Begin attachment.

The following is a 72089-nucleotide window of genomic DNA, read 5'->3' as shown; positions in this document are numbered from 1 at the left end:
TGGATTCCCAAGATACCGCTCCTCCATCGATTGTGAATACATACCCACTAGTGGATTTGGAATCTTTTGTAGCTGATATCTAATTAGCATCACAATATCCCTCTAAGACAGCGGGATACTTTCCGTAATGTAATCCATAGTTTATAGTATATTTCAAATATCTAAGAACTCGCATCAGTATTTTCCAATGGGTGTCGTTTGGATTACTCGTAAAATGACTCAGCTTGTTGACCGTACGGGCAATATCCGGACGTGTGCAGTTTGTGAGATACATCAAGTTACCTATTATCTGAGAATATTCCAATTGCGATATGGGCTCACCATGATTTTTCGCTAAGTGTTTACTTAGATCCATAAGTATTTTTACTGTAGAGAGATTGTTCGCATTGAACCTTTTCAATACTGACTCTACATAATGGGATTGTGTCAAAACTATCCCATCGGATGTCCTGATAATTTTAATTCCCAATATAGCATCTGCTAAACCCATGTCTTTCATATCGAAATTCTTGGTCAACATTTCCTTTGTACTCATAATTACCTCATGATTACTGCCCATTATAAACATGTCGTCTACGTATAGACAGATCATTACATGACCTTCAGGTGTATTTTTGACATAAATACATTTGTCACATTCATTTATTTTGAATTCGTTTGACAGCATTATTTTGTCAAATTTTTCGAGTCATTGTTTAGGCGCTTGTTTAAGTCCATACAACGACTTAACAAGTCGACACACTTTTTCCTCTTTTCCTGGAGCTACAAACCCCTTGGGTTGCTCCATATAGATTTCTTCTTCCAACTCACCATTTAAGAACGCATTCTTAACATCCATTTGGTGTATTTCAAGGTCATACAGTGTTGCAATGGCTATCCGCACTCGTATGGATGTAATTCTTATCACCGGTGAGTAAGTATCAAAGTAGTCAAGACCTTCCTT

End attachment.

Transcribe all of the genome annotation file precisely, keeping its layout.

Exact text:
The following is a 72089-nucleotide window of genomic DNA, read 5'->3' as shown; positions in this document are numbered from 1 at the left end:
TGGATTCCCAAGATACCGCTCCTCCATCGATTGTGAATACATACCCACTAGTGGATTTGGAATCTTTTGTAGCTGATATCTAATTAGCATCACAATATCCCTCTAAGACAGCGGGATACTTTCCGTAATGTAATCCATAGTTTATAGTATATTTCAAATATCTAAGAACTCGCATCAGTATTTTCCAATGGGTGTCGTTTGGATTACTCGTAAAATGACTCAGCTTGTTGACCGTACGGGCAATATCCGGACGTGTGCAGTTTGTGAGATACATCAAGTTACCTATTATCTGAGAATATTCCAATTGCGATATGGGCTCACCATGATTTTTCGCTAAGTGTTTACTTAGATCCATAAGTATTTTTACTGTAGAGAGATTGTTCGCATTGAACCTTTTCAATACTGACTCTACATAATGGGATTGTGTCAAAACTATCCCATCGGATGTCCTGATAATTTTAATTCCCAATATAGCATCTGCTAAACCCATGTCTTTCATATCGAAATTCTTGGTCAACATTTCCTTTGTACTCATAATTACCTCATGATTACTGCCCATTATAAACATGTCGTCTACGTATAGACAGATCATTACATGACCTTCAGGTGTATTTTTGACATAAATACATTTGTCACATTCATTTATTTTGAATTCGTTTGACAGCATTATTTTGTCAAATTTTTCGAGTCATTGTTTAGGCGCTTGTTTAAGTCCATACAACGACTTAACAAGTCGACACACTTTTTCCTCTTTTCCTGGAGCTACAAACCCCTTGGGTTGCTCCATATAGATTTCTTCTTCCAACTCACCATTTAAGAACGCATTCTTAACATCCATTTGGTGTATTTCAAGGTCATACAGTGTTGCAATGGCTATCCGCACTCGTATGGATGTAATTCTTATCACCGGTGAGTAAGTATCAAAGTAGTCAAGACCTTCCTT